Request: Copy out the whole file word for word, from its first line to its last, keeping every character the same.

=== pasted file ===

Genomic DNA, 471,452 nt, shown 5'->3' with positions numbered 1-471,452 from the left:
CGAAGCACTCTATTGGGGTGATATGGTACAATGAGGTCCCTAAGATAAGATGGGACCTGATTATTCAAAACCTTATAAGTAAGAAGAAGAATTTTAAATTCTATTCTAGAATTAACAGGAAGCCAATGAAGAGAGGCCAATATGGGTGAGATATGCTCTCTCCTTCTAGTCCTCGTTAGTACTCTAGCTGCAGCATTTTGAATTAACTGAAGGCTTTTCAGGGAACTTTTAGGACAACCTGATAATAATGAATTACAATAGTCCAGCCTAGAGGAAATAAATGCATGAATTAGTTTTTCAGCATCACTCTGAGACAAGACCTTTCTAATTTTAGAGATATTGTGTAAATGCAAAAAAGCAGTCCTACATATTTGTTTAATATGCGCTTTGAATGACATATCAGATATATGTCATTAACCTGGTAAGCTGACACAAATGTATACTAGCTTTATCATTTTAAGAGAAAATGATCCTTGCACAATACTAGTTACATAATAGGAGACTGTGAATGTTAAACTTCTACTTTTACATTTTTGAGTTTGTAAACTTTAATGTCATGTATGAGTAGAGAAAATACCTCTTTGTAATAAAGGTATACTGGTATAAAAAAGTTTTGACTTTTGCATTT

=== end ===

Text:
Genomic DNA, 471,452 nt, shown 5'->3' with positions numbered 1-471,452 from the left:
CGAAGCACTCTATTGGGGTGATATGGTACAATGAGGTCCCTAAGATAAGATGGGACCTGATTATTCAAAACCTTATAAGTAAGAAGAAGAATTTTAAATTCTATTCTAGAATTAACAGGAAGCCAATGAAGAGAGGCCAATATGGGTGAGATATGCTCTCTCCTTCTAGTCCTCGTTAGTACTCTAGCTGCAGCATTTTGAATTAACTGAAGGCTTTTCAGGGAACTTTTAGGACAACCTGATAATAATGAATTACAATAGTCCAGCCTAGAGGAAATAAATGCATGAATTAGTTTTTCAGCATCACTCTGAGACAAGACCTTTCTAATTTTAGAGATATTGTGTAAATGCAAAAAAGCAGTCCTACATATTTGTTTAATATGCGCTTTGAATGACATATCAGATATATGTCATTAACCTGGTAAGCTGACACAAATGTATACTAGCTTTATCATTTTAAGAGAAAATGATCCTTGCACAATACTAGTTACATAATAGGAGACTGTGAATGTTAAACTTCTACTTTTACATTTTTGAGTTTGTAAACTTTAATGTCATGTATGAGTAGAGAAAATACCTCTTTGTAATAAAGGTATACTGGTATAAAAAAGTTTTGACTTTTGCATTT